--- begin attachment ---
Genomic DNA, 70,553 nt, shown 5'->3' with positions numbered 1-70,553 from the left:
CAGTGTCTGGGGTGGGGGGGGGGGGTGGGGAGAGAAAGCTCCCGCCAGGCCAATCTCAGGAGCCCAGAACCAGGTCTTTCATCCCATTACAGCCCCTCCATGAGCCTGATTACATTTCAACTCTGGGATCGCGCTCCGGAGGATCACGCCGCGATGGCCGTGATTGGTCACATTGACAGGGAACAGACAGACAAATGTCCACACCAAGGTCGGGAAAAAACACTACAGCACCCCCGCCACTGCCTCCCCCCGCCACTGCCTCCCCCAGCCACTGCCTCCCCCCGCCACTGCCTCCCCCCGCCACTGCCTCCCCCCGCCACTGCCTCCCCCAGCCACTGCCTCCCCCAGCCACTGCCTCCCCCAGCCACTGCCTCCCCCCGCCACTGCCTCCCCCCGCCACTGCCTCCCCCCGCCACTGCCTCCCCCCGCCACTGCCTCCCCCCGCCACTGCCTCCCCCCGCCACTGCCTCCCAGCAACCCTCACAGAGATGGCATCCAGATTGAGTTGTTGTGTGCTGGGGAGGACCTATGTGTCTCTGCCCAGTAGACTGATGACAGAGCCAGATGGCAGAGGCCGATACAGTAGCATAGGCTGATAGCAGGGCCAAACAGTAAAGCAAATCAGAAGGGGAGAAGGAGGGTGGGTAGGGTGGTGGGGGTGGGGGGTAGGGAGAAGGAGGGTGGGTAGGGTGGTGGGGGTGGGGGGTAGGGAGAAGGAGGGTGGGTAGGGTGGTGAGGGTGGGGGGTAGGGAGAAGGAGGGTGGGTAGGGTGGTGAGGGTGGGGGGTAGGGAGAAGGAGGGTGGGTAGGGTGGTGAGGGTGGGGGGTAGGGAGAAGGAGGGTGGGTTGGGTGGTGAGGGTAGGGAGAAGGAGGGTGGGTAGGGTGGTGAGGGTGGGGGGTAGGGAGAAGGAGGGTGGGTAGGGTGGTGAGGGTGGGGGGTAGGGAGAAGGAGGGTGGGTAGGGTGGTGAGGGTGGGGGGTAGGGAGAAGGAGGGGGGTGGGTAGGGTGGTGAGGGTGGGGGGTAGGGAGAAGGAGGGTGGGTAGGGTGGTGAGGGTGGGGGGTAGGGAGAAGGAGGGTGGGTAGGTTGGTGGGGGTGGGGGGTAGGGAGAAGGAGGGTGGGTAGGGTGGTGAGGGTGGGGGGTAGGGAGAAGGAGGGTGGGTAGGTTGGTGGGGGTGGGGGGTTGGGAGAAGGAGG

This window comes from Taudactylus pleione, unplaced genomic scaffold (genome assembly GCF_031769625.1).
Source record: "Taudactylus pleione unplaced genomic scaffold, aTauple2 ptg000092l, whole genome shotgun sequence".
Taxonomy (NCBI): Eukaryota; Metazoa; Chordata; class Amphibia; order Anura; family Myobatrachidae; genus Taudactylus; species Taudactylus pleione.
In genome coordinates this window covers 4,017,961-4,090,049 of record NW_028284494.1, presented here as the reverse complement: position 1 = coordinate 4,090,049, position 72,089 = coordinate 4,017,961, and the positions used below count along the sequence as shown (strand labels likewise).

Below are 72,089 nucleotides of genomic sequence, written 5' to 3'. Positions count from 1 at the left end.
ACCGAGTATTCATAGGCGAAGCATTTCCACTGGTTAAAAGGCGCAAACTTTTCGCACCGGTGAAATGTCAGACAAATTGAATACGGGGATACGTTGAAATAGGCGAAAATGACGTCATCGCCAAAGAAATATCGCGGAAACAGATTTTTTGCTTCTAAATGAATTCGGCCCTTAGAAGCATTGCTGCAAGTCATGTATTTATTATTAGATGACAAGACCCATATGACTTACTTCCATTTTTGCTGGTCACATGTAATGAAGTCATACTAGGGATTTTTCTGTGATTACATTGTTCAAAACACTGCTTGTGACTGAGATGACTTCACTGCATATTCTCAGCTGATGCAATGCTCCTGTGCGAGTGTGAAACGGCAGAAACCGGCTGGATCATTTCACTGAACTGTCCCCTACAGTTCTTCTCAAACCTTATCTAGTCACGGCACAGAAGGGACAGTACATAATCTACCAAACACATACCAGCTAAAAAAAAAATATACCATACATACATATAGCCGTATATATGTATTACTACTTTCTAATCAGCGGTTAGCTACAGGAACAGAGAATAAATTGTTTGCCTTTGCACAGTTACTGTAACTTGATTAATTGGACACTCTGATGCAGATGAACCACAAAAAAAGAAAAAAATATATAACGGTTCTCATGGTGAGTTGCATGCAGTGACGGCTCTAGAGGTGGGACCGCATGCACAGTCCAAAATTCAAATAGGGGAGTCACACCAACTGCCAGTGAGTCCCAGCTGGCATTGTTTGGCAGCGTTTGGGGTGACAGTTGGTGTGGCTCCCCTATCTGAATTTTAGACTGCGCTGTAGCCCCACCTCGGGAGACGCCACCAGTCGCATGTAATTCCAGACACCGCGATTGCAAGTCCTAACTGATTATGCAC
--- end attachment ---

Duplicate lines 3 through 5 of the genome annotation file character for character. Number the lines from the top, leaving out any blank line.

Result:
This window comes from Taudactylus pleione, unplaced genomic scaffold (genome assembly GCF_031769625.1).
Source record: "Taudactylus pleione unplaced genomic scaffold, aTauple2 ptg000092l, whole genome shotgun sequence".
Taxonomy (NCBI): Eukaryota; Metazoa; Chordata; class Amphibia; order Anura; family Myobatrachidae; genus Taudactylus; species Taudactylus pleione.